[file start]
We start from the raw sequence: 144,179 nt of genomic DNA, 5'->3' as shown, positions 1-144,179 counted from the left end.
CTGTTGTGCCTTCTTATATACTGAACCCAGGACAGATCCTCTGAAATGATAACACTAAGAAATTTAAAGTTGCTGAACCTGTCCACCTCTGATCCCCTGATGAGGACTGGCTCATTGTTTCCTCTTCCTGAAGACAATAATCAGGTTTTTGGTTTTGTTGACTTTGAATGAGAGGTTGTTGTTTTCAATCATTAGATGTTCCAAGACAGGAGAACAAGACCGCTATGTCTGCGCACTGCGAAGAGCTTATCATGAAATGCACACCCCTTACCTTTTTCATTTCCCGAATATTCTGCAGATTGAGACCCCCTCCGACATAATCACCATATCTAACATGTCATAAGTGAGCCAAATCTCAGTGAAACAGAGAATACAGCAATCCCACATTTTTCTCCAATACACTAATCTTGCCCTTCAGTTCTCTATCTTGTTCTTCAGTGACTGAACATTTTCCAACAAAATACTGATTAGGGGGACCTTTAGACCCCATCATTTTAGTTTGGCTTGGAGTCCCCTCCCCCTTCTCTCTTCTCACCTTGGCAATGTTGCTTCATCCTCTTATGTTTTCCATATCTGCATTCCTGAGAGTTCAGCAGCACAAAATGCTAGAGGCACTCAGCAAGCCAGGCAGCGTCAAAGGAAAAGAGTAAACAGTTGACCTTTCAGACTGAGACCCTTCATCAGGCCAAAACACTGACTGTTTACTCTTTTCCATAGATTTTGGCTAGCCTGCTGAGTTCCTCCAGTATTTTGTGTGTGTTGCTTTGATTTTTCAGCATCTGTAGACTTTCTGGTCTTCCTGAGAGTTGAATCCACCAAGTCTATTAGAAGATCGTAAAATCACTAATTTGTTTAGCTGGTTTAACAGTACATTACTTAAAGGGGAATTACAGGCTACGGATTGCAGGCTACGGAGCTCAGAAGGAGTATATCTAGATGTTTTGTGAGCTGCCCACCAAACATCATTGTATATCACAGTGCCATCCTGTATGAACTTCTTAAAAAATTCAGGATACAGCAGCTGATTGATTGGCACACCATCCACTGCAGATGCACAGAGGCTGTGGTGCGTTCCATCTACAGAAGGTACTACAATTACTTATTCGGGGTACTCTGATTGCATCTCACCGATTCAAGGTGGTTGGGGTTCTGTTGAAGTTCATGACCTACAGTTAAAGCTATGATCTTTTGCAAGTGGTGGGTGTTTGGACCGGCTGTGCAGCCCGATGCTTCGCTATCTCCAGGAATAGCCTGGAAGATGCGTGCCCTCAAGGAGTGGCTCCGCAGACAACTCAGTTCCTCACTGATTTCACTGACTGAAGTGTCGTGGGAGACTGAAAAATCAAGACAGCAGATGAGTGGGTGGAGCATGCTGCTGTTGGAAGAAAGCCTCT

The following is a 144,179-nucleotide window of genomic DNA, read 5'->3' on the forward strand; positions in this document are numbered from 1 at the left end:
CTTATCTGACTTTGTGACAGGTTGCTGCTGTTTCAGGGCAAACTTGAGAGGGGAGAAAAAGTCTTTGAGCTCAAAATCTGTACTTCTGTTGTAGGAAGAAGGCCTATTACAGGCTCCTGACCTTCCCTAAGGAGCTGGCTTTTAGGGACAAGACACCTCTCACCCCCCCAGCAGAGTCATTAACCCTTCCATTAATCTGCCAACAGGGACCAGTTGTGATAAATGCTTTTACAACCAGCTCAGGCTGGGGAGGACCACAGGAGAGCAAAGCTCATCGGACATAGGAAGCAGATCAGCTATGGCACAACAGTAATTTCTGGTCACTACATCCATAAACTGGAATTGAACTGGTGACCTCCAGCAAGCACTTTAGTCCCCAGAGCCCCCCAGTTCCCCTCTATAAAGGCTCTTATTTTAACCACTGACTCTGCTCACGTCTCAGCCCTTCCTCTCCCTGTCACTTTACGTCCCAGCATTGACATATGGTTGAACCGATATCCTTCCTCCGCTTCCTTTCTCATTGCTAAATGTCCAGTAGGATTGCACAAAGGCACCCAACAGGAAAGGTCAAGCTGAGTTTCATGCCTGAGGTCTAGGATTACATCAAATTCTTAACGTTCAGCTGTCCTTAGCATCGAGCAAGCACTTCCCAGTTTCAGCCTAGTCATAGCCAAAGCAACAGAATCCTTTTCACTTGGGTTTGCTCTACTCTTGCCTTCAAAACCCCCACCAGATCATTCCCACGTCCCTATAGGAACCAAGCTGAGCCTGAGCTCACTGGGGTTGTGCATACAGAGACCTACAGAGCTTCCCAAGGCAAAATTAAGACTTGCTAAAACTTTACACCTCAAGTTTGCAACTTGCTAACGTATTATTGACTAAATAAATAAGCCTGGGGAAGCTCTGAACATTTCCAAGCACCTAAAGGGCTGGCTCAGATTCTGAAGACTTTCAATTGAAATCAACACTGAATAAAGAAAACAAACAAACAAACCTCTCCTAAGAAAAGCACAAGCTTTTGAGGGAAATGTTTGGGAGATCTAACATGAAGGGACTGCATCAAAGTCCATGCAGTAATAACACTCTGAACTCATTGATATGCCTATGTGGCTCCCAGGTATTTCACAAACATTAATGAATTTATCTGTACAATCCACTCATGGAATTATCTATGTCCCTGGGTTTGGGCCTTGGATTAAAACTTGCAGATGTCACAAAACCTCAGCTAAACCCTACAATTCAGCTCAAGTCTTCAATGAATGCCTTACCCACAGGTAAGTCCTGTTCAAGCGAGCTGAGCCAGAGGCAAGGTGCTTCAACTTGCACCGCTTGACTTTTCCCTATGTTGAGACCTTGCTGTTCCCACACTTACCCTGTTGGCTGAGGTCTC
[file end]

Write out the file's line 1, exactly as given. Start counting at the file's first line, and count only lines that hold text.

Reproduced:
We start from the raw sequence: 144,179 nt of genomic DNA, 5'->3' as shown, positions 1-144,179 counted from the left end.